In the parking lots outside the debate hall, Wardwell and Slutzsky provided the media with a host of other information: selections for exterior stations will be made by lottery; different lights and banners will be used on the arena’s fa├žade to give it a particular “feel”; trees will be uprooted and temporarily relocated; frequent shuttles will be available to transport media personnel to and from the site; and news organizations must complete their cabling by 4 p.m. the day of the debate or risk being shut out entirely.

For about two hours after the debate, the media center at the Physical Fitness Center will be open for press to conduct interviews, Slutzsky said.

Arrate Reich, a senior producer for WNJU Telemundo, a Spanish- language NBC affiliate based in Fort Lee, N.J., said she was glad the walk-through was conducted early in the process. “Because it takes a long time to set up for an event of this magnitude,” she said. “So I think it’s helpful to know from the get-go exactly where we need to be.”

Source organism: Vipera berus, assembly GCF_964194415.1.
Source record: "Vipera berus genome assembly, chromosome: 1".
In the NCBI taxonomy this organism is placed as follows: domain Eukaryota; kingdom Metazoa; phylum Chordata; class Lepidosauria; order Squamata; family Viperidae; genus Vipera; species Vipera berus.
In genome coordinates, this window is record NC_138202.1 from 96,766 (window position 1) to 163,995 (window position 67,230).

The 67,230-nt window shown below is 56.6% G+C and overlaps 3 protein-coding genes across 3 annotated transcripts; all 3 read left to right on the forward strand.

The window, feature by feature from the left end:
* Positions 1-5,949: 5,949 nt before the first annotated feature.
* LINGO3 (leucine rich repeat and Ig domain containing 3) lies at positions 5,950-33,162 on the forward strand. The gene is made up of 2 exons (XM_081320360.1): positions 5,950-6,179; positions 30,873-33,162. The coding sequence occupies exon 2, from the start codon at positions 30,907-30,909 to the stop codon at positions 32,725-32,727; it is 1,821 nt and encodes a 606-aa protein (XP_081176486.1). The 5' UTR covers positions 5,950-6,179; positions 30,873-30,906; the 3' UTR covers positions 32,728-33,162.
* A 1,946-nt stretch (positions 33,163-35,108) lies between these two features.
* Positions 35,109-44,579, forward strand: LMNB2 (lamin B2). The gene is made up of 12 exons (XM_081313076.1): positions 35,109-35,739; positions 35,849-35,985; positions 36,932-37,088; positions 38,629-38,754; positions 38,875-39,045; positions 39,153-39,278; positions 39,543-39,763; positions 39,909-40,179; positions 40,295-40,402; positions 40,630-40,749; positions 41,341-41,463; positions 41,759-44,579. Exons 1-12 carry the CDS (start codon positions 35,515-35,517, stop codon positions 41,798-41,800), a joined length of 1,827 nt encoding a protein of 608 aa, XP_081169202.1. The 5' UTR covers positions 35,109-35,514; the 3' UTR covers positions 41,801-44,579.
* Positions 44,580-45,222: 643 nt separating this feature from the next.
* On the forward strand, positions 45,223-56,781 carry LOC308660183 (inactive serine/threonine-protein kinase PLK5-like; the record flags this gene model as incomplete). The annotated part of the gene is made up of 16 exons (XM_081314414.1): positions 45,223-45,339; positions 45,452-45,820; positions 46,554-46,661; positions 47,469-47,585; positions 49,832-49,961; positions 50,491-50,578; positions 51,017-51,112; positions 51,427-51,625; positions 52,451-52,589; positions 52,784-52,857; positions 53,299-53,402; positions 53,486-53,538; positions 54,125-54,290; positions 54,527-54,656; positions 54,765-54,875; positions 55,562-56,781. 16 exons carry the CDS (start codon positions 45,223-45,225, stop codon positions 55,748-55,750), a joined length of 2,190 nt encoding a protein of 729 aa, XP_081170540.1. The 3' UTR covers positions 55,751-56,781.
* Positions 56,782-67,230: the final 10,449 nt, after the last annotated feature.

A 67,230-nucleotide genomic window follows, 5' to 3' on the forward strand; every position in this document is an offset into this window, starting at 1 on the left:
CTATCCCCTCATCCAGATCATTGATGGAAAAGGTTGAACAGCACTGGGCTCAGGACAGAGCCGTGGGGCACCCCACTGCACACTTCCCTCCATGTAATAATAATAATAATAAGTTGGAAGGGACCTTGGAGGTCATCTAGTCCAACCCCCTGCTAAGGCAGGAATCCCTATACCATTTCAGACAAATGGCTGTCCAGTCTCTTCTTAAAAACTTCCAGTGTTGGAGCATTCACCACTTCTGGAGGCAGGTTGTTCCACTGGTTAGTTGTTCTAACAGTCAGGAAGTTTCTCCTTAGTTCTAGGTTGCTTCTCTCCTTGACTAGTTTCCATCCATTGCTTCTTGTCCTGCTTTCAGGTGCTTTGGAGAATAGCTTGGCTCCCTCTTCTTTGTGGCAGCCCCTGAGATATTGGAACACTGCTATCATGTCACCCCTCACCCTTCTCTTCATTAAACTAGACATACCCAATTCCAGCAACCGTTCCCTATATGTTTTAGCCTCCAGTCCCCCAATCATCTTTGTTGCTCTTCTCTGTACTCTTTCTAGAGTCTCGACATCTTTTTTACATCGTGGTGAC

When Pope Benedict XVI visited the U.S. in April, Reich planned the events for her station, including the pontiff’s visit to Washington D.C., ground zero, a seminary in Yonkers and Yankee Stadium. “Of course, there were a lot of issues to cover with security for those events,” she said.

Last November, Hofstra was selected to host the 90-minute presidential debate, whose topic is foreign policy. Wardwell said the commission surveyed 19 sites, and reacted positively to Hofstra since it showed “an attitude of enthusiasm that we were particularly excited about,” she said.